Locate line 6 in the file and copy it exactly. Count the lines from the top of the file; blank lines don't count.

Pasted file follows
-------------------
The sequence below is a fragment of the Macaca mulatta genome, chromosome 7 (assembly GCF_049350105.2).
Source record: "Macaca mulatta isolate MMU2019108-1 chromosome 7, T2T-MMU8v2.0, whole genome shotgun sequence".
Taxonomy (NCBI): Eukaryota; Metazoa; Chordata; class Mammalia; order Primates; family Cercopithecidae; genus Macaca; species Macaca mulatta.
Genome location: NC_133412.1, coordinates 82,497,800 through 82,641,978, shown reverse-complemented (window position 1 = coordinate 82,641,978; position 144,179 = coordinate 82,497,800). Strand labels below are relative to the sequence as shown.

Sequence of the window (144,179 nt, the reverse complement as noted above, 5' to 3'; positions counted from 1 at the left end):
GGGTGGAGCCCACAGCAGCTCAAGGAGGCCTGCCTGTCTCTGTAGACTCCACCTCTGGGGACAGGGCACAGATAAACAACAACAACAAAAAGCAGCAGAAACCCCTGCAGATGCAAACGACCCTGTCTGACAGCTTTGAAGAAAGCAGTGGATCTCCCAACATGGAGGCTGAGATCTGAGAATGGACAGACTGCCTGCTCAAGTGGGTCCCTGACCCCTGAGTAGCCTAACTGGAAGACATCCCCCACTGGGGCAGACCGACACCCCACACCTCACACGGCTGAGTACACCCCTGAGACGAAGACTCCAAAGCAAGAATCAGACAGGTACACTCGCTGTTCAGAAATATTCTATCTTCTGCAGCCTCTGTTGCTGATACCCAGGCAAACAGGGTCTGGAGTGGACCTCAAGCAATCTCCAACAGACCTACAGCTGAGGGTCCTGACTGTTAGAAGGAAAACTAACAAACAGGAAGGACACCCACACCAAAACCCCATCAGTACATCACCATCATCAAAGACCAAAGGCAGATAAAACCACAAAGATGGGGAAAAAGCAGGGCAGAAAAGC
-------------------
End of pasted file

GGGTGGAGCCCACAGCAGCTCAAGGAGGCCTGCCTGTCTCTGTAGACTCCACCTCTGGGGACAGGGCACAGATAAACAACAACAACAAAAAGCAGCAGAAACCCCTGCAGATGCAAACGACCCTGTCTGACAGCTTTGAAGAAAGCAGTGGATCTCCCAACATGGAGGCTGAGATCTGAGAATGGACAGACTGCCTGCTCAAGTGGGTCCCTGACCCCTGAGTAGCCTAACTGGAAGACATCCCCCACTGGGGCAGACCGACACCCCACACCTCACACGGCTGAGTACACCCCTGAGACGAAGACTCCAAAGCAAGAATCAGACAGGTACACTCGCTGTTCAGAAATATTCTATCTTCTGCAGCCTCTGTTGCTGATACCCAGGCAAACAGGGTCTGGAGTGGACCTCAAGCAATCTCCAACAGACCTACAGCTGAGGGTCCTGACTGTTAGAAGGAAAACTAACAAACAGGAAGGACACCCACACCAAAACCCCATCAGTACATCACCATCATCAAAGACCAAAGGCAGATAAAACCACAAAGATGGGGAAAAAGCAGGGCAGAAAAGC